A guide to what happened Saturday, and what to look for Sunday, at the
Olympic Games in London, including a devastating DQ in the 4x100 relay,
and our best guess at which athlete will carry the Canadian flag at the
closing ceremony.The thin white line
Canada appeared to have won its first medal in the men's 4x100-metre relay since Donovan Bailey and company captured gold in 1996 when anchor Justyn Warner crossed the line third behind Jamaica and the U.S. But the Canadians were disqualified
after officials saw that Jared Connaughton, the third of four runners, had stepped on the lane marker with his left foot near the end of his leg.
Word of the DQ devastated the Canadians, who were in the midst of a boisterous celebration after seeing their placing posted on the scoreboard. A distraught Connaughton later tweeted: "I'm so sorry everyone. My heart is broken. I let my team down. I'm sorry."
Usain Bolt completed the 100-200-4x100 sweep for the second consecutive Olympics, anchoring the winning Jamaican team to gold in a world-record time of 36.84, beating the mark of 37.04 they set at last year's world championships.Heartbreak mountain
Before the devastating relay DQ, Canada's last, best chance at winning a second gold medal died at Hadleigh Farm in Essex, where women's mountain bike favourite Catharine Pendrel struggled to a ninth-place finish
Pendrel is the reigning world champion, and she won the Olympic test event last year. But on this day she just "didn't have it," as she said in an emotional television interview after the race.
Canada has a few more athletes left to compete on the final day, but none are considered top contenders, so trampolinist Rosie MacLennan will likely go down as the country's lone gold medallist in London.The same, but not equal
Not all was lost on Day 15, as kayaker Mark de Jonge nosed out a challenger to take the bronze medal
in the men's kayak singles 200-metre event.
That puts Canada at 18 medals, 12 of which are bronze. The count will likely stop there, with the Canadian team at the same number of medals it won in Beijing. We'll give the 2008 team the edge, though, because of its advantages in both gold medals (3-1) and silver (9-5).Who carries the flag?
The Canadian team is expected to announce at 7 a.m. ET the name of the athlete selected to carry the Maple Leaf at the closing ceremony on Sunday.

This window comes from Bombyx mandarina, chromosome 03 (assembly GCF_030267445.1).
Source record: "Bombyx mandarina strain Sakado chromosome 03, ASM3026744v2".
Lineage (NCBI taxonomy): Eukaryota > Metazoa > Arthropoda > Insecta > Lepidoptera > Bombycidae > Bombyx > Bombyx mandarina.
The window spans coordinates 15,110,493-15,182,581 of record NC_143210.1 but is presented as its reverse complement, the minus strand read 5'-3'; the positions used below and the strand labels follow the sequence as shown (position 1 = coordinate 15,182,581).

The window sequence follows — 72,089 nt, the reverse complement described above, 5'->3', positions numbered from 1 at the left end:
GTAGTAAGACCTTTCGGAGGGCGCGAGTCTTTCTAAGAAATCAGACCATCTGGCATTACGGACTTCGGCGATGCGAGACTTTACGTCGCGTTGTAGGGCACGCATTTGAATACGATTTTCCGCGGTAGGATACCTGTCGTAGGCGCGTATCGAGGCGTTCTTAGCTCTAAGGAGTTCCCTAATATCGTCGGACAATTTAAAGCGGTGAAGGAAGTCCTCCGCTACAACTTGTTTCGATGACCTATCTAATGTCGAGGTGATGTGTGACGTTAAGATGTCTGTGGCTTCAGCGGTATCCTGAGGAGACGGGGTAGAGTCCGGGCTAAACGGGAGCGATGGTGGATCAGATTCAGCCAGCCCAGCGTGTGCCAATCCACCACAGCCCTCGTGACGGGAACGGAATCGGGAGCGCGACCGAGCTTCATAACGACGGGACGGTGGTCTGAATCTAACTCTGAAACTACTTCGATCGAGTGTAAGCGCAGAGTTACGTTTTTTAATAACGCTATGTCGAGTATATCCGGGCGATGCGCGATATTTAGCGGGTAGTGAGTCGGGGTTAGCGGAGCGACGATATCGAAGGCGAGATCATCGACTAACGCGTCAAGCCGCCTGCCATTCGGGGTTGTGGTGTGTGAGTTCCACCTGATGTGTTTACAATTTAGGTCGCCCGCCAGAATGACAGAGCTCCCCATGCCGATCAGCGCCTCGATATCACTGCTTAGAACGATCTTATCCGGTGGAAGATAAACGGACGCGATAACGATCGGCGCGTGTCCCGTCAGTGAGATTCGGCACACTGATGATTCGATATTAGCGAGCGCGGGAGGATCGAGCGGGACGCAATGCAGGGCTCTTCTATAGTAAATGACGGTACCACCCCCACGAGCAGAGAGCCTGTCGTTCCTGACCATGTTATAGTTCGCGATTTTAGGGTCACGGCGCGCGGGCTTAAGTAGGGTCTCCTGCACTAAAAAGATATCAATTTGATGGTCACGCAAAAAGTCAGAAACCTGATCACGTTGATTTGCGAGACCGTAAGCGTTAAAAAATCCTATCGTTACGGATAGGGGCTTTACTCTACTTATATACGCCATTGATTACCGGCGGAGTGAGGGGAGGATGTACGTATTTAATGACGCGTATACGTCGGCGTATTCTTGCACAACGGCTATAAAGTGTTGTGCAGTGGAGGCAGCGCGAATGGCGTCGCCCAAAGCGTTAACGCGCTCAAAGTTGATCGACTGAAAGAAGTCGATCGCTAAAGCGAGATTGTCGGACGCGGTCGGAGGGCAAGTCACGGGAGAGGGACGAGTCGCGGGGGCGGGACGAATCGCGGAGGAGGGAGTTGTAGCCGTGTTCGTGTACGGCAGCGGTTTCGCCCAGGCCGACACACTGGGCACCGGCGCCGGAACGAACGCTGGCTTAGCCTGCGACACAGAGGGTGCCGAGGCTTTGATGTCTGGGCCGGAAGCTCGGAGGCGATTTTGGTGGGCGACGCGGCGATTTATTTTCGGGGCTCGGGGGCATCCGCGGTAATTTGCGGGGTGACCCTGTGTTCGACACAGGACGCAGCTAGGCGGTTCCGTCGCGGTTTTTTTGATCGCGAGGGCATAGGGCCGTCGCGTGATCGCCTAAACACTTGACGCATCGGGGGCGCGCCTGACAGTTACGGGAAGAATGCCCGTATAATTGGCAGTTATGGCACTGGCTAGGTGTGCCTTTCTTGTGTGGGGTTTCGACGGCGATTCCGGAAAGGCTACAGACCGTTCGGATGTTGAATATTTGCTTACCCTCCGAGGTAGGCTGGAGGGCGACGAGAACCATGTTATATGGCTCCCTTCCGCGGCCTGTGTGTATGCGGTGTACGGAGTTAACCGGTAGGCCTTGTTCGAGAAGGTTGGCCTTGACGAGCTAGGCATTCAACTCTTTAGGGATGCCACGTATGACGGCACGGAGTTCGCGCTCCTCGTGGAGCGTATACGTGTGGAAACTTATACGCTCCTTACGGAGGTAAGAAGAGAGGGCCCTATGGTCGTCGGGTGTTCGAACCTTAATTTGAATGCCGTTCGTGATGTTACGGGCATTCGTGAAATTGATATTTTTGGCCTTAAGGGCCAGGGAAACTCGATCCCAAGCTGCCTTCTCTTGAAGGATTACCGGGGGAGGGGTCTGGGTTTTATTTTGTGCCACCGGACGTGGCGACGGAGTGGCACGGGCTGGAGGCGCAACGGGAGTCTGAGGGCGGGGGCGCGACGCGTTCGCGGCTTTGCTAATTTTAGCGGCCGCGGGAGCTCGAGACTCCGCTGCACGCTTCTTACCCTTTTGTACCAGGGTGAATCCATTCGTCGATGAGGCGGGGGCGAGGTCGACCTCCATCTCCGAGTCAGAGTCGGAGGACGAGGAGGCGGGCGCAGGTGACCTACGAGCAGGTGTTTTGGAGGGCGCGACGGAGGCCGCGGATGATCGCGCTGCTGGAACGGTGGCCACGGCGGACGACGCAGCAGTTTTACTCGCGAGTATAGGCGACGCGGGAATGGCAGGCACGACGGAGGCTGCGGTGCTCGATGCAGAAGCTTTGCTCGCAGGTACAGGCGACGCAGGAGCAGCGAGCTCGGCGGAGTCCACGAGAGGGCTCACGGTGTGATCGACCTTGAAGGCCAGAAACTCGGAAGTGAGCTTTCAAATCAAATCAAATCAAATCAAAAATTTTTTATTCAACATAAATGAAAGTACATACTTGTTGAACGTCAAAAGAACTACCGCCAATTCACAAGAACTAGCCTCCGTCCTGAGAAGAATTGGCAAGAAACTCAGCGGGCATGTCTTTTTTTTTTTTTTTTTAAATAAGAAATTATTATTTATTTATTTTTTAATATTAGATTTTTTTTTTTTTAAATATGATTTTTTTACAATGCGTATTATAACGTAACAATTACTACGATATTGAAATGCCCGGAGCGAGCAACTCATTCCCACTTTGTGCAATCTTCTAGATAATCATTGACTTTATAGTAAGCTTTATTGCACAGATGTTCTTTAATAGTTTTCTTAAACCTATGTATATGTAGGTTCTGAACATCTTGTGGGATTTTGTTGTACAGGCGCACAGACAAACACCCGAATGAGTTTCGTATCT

So who will get the job? MacLennan is certainly in the running by virtue of being the only gold medallist, but her victory didn't grip the country the way the women's soccer team did with its dramatic bronze-medal win
. Throw in the way the squad bounced back from its heartbreaking (and controversial) loss to the U.S. in the semis, and the guess here is the flag bearer will be a soccer player. And if it's a soccer player, it's going to be Christine Sinclair. She's the captain, the best player in the history of Canadian women's soccer, and she scored a hat trick in that near-upset of the mighty Americans. The public seems to agree
A couple other things to watch on the final day of the Games:
- The men's marathon goes in its traditional slot on the closing day (6 a.m. ET). Canada's Reid Coolsaet, Eric Gillis and Dylan Wykes don't really have a shot at a medal, but they'll try to break the Canadian record of 2:10:08.4 set by Jerome Drayton in December 1975. That's the oldest athletics record on the books in this country.
- The U.S. men's basketball team defends its gold medal against Spain (10 a.m. ET) in a rematch of the 2008 Olympic title game. The Americans won that one 118-107 behind 27 points from Dwyane Wade and seven rebounds from Chris Bosh. Both guys, who are now teammates on the NBA champion Miami Heat, had to give up their Olympic spots this time around because of injuries. Coach Mike Krzyzewski confirmed Saturday this will be his last time guiding the American team.
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